|- Randall S. Beach [sharethis]
In deciding to place some or all of a company’s data and/or software on a cloud platform, executives are in essence deciding to give a third party custody of their company’s most precious asset (its data) and the tools of its productivity (its software systems). That can be a daunting decision, and one that often leaves executives wanting to quickly turn their focus to other more mundane (i.e. comfortable) matters. It is exactly at that moment though, that company leaders must remain focused in order to ensure that their decision to engage the cloud will be successful. In fact, the decision to engage the cloud is just the beginning. If a company is to successfully utilize the cloud, its decision makers must embrace a carefully planned due diligence process.
When a company looks to purchase a new parcel of land, enter into a new lease, buy an expensive piece of operating equipment, or any other major transaction, a due diligence process is executed to ensure that the decision will be a profitable one. Engaging with the cloud should be no different. After deciding to place data on the cloud or use SAAS, a due diligence process must be developed and followed to ensure that the company’s data will remain secure and accessible, and that its new cloud-based software will, at a minimum, retain the productivity levels of the company’s captive systems.
What does such a due diligence process look like? The answer to that question will, of course, depend on the size of the company, its internal structure, the amount and type of data to be placed in the cloud, and extent of SAAS that the company intends to utilize. To be productive, the scope of due diligence must be commensurate with all of the foregoing.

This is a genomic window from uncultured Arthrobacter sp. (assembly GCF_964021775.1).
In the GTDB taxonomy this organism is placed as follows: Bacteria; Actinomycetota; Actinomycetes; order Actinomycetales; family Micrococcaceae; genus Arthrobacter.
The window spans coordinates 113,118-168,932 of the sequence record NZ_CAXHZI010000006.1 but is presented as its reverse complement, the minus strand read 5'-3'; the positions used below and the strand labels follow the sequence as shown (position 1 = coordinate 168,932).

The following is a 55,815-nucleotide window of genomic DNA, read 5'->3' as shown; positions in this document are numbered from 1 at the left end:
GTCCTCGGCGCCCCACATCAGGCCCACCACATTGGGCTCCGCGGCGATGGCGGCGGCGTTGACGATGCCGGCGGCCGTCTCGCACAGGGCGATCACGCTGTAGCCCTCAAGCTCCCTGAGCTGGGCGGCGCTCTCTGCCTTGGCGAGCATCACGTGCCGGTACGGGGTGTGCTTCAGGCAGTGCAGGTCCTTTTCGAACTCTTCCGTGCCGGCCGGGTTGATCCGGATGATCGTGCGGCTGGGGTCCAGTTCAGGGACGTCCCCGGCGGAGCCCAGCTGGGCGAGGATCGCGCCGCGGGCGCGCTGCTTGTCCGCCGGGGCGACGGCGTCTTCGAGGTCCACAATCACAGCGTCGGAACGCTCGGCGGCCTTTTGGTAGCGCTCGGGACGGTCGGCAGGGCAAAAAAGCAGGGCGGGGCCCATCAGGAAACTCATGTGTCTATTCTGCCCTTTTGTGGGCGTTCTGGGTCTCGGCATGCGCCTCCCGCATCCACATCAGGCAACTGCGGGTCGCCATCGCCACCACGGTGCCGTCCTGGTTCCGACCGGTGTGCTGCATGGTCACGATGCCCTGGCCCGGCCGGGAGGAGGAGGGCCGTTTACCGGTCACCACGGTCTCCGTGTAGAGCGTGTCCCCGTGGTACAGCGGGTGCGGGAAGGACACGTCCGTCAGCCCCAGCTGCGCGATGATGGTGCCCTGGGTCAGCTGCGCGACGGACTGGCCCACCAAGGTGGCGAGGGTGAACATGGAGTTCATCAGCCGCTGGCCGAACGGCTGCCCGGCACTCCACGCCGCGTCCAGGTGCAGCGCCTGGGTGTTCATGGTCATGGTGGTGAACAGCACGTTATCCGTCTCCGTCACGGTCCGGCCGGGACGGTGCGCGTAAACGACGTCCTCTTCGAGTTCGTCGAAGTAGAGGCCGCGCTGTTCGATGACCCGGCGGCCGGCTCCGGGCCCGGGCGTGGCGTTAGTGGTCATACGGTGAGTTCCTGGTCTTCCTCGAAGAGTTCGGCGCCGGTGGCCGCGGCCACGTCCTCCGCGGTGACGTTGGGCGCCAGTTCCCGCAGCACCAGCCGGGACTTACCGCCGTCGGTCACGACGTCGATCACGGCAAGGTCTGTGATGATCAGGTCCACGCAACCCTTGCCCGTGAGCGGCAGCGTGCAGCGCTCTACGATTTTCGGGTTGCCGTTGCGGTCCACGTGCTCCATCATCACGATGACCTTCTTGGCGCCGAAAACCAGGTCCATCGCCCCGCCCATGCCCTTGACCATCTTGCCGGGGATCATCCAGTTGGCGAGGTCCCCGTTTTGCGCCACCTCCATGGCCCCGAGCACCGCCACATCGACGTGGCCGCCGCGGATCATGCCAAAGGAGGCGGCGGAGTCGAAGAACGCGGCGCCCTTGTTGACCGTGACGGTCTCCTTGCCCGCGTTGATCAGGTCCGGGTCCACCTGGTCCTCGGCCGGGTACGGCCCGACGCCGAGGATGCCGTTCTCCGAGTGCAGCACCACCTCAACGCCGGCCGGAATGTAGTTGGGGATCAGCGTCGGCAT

In general, decision makers should first develop and agree upon the scope of the due diligence. Here it is critical to identify the “go/no go” elements. What are must crucial concerns that the company has with respect to its data? What minimum levels of productivity must a SAAS platform deliver? Is the geographic location of data important to the company?
Once the scope of the due diligence is determined, a due diligence checklist should be developed. This checklist breaks the scoping work down into a series of brief questions to be answered by each potential vendor. Examples include:
» How is data protected/stored– encryption levels?
» How is the malicious insider protected against?
» How is data deletion accomplished?
» What is the vendor’s disaster recovery plan?
» Is there a clear incident response notification procedure?
» How does the vendor ensure adequate PII protection?
» Are there mandatory background checks for vendor employees?
» Where is data stored?
» Can the vendor isolate the geographic location of the data to approved/specified locations?
» Can the vendor adhere to and implement user’s data retention policies?
» Will data be in accessible format and accessible at all times?
» Can the vendor accommodate the company’s compliance requirements, if the company is regulated (e.g., healthcare)?
» Are third party auditors engaged?
» Can the company develop its own metrics to be deployed and monitored?
» What are the transition and post-termination support levels?
Each potential cloud vendor should be vetted using the company’s due diligence checklist. Vendor responses should then be evaluated and compared. In this manner, the due diligence process ensures that the company’s critical data and software concerns are addressed by each potential vendor. At the conclusion of the due diligence process, the company should have enough information about potential cloud vendors to make an informed and profitable decision when it engages with the cloud.